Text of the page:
Windows Autopilot Reset
- Windows 11
- Windows 10
Windows Autopilot Reset takes the device back to a business-ready state, allowing the next user to sign in and get productive quickly and simply. Specifically, Windows Autopilot Reset:
- Removes personal files, apps, and settings.
- Reapplies a device's original settings.
- Sets the region, language, and keyboard to the original values.
- Maintains the device's identity connection to Azure AD.
- Maintains the device's management connection to Intune.
The Windows Autopilot Reset process automatically keeps information from the existing device:
- Wi-Fi connection details.
- Provisioning packages previously applied to the device.
- A provisioning package present on a USB drive when the reset process is started.
- Azure Active Directory device membership and MDM enrollment information.
- SCEP certificates.
Windows Autopilot Reset blocks the user from accessing the desktop until this information is restored, including reapplying any provisioning packages. For devices enrolled in an MDM service, Windows Autopilot Reset also blocks until an MDM sync is completed. When Autopilot reset is used on a device, the device's primary user is removed. The next user who signs in after the reset will be set as the primary user.
The Autopilot Reset does not support Hybrid Azure AD joined devices; a full device wipe is required. When a hybrid device goes through a full device reset, it may take up to 24 hours for it to be ready to be deployed again. You can expedite this request by re-registering the device
Windows Autopilot Reset supports two scenarios:
- Local reset started by IT personnel or other administrators from the organization.
- Remote reset started remotely by IT personnel via an MDM service such as Microsoft Intune.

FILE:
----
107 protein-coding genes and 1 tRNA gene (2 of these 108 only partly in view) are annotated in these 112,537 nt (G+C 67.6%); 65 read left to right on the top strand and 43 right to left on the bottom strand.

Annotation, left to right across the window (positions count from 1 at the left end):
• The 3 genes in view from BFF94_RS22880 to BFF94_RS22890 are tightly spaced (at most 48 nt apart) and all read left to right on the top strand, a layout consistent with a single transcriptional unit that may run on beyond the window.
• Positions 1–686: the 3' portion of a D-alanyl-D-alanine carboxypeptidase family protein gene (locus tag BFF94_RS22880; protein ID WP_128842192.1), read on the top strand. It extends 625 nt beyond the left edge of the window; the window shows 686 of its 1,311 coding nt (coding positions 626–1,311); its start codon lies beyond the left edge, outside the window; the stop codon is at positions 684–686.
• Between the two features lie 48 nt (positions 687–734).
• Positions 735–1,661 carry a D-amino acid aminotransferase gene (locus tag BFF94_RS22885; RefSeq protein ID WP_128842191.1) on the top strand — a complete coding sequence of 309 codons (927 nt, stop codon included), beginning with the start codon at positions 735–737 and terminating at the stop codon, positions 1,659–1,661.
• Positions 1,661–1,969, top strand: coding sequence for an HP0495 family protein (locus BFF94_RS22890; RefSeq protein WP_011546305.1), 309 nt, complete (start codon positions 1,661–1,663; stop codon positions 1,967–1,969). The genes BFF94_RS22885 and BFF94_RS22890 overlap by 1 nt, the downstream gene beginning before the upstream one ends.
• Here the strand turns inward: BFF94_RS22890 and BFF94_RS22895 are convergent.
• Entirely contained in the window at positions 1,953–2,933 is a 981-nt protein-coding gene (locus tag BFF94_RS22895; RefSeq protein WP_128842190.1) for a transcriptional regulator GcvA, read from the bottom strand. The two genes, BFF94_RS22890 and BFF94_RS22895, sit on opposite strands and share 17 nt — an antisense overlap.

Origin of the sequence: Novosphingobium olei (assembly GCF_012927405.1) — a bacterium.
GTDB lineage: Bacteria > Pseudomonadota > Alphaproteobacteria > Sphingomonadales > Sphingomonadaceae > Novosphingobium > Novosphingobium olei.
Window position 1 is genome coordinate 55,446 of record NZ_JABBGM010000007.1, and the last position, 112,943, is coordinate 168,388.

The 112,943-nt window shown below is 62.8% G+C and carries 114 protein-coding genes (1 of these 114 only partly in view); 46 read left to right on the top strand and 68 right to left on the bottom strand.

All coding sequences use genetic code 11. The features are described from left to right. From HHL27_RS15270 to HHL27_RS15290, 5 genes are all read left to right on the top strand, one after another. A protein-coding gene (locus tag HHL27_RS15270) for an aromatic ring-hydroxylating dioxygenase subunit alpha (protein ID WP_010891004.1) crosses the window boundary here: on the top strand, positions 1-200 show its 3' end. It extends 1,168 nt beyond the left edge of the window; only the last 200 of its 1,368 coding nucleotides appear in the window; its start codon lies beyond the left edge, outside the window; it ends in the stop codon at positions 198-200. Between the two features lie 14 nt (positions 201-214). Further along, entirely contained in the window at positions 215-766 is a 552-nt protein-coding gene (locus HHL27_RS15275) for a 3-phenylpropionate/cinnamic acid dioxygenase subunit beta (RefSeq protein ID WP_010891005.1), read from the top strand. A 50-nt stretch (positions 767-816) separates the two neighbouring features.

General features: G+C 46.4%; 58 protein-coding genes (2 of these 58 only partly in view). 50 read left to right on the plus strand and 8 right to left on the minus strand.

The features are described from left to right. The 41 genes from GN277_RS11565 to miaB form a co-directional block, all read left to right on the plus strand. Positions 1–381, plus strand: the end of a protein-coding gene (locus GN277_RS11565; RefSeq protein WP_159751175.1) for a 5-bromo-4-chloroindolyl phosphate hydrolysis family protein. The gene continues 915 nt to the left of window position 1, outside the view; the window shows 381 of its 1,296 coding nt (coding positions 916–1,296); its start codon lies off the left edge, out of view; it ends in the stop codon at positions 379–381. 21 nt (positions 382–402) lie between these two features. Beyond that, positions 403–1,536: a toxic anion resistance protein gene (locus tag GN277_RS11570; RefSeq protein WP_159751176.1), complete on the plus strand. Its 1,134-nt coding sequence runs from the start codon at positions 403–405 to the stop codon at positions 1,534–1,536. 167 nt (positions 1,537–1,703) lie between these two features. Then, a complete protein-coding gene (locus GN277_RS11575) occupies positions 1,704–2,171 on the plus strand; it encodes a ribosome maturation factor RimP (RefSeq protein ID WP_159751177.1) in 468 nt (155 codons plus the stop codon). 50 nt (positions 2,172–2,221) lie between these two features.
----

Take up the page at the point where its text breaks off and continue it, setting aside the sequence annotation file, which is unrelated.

Additional requirements and configuration details apply with each scenario.
Reset devices with local Windows Autopilot Reset
IT admins can use a local Windows Autopilot Reset to:
- Quickly remove personal files, apps, and settings.
- Reset Windows devices from the lock screen.
- Apply original settings and management enrollment (Azure Active Directory and device management) The device is then ready to use. With a local Autopilot Reset, devices are returned to a fully configured or known IT-approved state.
To enable local Autopilot Reset in Windows 10:
Enable local Windows Autopilot Reset
To enable a local Windows Autopilot Reset, the DisableAutomaticReDeploymentCredentials policy must be configured. This policy is documented in the Policy CSP, CredentialProviders/DisableAutomaticReDeploymentCredentials. By default, local Windows Autopilot Reset is disabled. This default ensures that a local Autopilot Reset isn't triggered accidentally.
You can set the policy using one of these methods:
When using Intune, you can create a new device configuration profile with the following settings:
- Platform = Windows 10 or later
- Profile type = Device restrictions
- Category = General
- Autopilot Reset = Allow. Deploy this setting to all devices where a local reset should be permitted.